This doesn’t mean I’m in favor of the death penalty. Had he just been caught by the authorities, I’d be fine with him rotting in jail until the end of his natural life. I wouldn’t want the state putting him to death. But the way that Falls died is so wonderful — so appropriate — that I just can’t help feeling good about it.

About a week ago, Falls contacted a woman on Backpage — something like Craig’s List, but apparently where sex ads are still okay. According to the NBC News, Man Killed by Sex Worker in West Virginia Could Be Linked to 10 Other Attacks:

The woman, whose identity hasn’t been released, told investigators Falls drew a gun and tried to strangle her. She said she grabbed Falls’ gun when he set it down to overpower her and shot him.

It should be clear from this what I like: the empowered woman. I do hope that the police are treating her as a hero and not as a criminal. And I hope this is an opportunity for her to get into a better line of work. I have no problem with sex work. But in this country, it is usually associated with drug addiction and other dysfunctions. It doesn’t usually pay well. Most people deserve better lives than sex work provides.

On the other hand, I have no special mallace towards Neal Falls. If what has been reported is true, he seems like a garden variety psychopath. And I no more blame him for his behavior than I do a grizzly bear who attacks a human: something that needs to be managed. But dead at the hands of one of his victims? I’m fine with that.


Heather - HeroI just found out that the woman was not arrested. That’s her picture there on the right. She asked to be called Heather. She said that Falls came to her home with a gun and said, “Live or die?” He then started to strangle her. She grabbed a rake. He put the gun down to get the rake, she grabbed the gun and shot him. Then, “Heather ran out of the house and flagged down a neighbor, who called 911.”

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Morning Music: Woody Guthrie

Struggle - Woody GuthrieI can’t decide if I should do a straight series of worker songs. But when in doubt, I always go with a set schedule. So I thought today we would listen to Woody Guthrie doing “Union Burying Ground.” It is a commemoration of all the union workers and organizers who were killed in the struggle. It is filled with a religious conviction. It celebrates martyrdom. For example, it says, “Every new grave brings a thousand members…” And also, “I’m a gonna sleep in a union coffin…” These are committed statements.

As I noted before, I don’t have much ability when it comes to faith. This is why I make a terrible activist. You can’t work for change unless you think it is a real possibility. Cynicism gets you nowhere. At the same time, our own cynicism is the capitalists’ greatest tool. The last refuge of a conservative is, “They’re all the same! It’s all corrupt!” John Stuart Mill said, “Bad men need nothing more to compass their ends, than that good men should look on and do nothing.” He wasn’t talking about the capitalist class, but he should have been.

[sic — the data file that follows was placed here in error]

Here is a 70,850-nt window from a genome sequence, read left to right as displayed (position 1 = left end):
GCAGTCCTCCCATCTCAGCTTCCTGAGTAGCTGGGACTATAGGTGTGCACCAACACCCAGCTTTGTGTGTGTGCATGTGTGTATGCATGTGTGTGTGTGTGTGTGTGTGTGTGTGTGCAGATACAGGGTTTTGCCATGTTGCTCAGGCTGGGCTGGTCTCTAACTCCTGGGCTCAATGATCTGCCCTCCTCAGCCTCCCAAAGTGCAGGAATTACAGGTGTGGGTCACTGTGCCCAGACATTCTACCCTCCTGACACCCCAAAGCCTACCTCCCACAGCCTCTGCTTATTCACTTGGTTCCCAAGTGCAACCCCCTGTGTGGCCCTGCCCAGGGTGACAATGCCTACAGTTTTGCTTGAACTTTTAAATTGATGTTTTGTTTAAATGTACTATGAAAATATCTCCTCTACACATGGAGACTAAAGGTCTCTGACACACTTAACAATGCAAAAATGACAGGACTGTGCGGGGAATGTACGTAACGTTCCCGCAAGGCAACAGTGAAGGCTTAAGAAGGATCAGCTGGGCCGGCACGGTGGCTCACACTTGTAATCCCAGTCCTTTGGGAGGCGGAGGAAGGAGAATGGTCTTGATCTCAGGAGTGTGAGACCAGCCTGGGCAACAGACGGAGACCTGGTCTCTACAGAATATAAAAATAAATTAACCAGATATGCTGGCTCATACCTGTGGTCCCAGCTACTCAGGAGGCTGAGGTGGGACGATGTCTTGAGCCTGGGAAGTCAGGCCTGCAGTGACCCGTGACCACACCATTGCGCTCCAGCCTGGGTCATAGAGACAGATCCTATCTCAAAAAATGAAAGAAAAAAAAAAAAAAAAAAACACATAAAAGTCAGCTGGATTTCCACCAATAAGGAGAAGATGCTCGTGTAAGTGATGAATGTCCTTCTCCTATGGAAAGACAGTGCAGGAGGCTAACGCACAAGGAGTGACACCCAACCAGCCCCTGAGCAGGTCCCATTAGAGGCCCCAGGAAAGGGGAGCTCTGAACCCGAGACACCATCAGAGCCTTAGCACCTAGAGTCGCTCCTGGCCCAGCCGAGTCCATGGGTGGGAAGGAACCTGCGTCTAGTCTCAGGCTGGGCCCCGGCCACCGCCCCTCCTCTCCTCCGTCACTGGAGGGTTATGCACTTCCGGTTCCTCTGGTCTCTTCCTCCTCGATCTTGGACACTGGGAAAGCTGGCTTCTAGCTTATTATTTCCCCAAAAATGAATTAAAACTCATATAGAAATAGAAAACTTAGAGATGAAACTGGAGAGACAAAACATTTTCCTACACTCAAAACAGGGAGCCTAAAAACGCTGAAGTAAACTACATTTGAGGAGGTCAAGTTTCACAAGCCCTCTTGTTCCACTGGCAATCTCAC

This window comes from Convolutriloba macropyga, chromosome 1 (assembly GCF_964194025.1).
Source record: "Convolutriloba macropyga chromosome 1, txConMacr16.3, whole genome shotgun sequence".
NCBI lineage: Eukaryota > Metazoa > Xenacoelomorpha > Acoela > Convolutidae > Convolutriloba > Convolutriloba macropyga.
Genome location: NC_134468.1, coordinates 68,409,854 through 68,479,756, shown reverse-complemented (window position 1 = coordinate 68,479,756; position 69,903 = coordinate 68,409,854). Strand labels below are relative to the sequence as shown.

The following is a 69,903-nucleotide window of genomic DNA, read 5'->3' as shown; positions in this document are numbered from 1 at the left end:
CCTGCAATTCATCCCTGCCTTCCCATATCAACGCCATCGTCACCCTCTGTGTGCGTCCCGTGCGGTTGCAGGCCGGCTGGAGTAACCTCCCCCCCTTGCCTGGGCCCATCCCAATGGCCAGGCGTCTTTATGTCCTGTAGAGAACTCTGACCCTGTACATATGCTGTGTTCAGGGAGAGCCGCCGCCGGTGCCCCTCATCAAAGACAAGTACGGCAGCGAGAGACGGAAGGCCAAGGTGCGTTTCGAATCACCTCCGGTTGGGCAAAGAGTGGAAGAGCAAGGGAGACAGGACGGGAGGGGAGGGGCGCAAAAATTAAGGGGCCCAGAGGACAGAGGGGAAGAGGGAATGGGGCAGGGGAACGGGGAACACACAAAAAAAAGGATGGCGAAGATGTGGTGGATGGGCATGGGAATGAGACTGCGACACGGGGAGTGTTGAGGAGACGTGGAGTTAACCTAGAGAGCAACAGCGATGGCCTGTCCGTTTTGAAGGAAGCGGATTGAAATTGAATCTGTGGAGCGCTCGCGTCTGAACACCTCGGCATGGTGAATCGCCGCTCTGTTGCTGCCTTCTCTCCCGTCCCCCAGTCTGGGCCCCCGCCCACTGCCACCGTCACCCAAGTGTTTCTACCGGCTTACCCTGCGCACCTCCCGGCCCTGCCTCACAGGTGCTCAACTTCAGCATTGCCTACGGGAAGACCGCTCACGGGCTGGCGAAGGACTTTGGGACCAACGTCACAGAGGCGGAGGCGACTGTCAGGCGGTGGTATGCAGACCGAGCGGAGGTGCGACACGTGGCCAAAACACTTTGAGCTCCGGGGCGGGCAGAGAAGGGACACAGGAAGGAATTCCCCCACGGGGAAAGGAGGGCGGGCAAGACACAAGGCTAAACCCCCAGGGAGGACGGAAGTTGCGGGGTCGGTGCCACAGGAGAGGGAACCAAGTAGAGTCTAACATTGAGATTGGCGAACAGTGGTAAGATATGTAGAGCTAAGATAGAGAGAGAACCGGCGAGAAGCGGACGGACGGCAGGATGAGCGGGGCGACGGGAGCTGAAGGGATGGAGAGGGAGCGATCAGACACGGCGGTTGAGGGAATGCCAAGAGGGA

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Anniversary Post: Macbeth

MacbethOn this day in 1054 (maybe), England under the reign of Edward the Confessor invaded Scotland, leading to the defeat and finally the death of Macbeth, King of Scotland. Yes, that Macbeth. Of course, he appears to be nothing like the character in the play. It was, like so much of Shakespeare’s work, just another occasion to suck up to the rich and powerful. The royal line of the people who killed Macbeth were still in power.

What I found most interesting reading about the real Macbeth was that at that time, all these people seemed to do was fight wars. And it got me thinking about the nature of history. The standard take on history is that it is the story of “great men.” But consider the following analogy. Imagine that you were studying ants. Would the story be one queen after another? Of course not. That would be silly. All the queens do are lie around and pump out babies. If you want to know the history of ants, you would look at their slow evolution and migration.

I think it is the same with humans. All the royals of all the countries do is fight with each other. Meanwhile, the “little” people continue on, farming the land, making minor but important improvements to the way of life. Certainly the development of pottery has been far more important than the combined total of everything that royal classes have ever done. Because in sum, all they’ve done is fight among each other to see who gets to sponge off the masses.

The whole thing with Macbeth was that Duncan I of Scotland led an attack on Moray, which was led by Macbeth. Duncan got killed in battle. I wish that happened more often. Modern leaders have learned that they can just send others to fight and die. Anyway, Macbeth became king and Duncan’s wife ran away with her two little brats, and they waited 14 years plotting their revenge. Of course, after Macbeth was dead, they set about creating a history where Macbeth was this horrible character, whereas all the evidence indicates that Macbeth was a decent ruler, all things considered (mainly: that he was a ruler).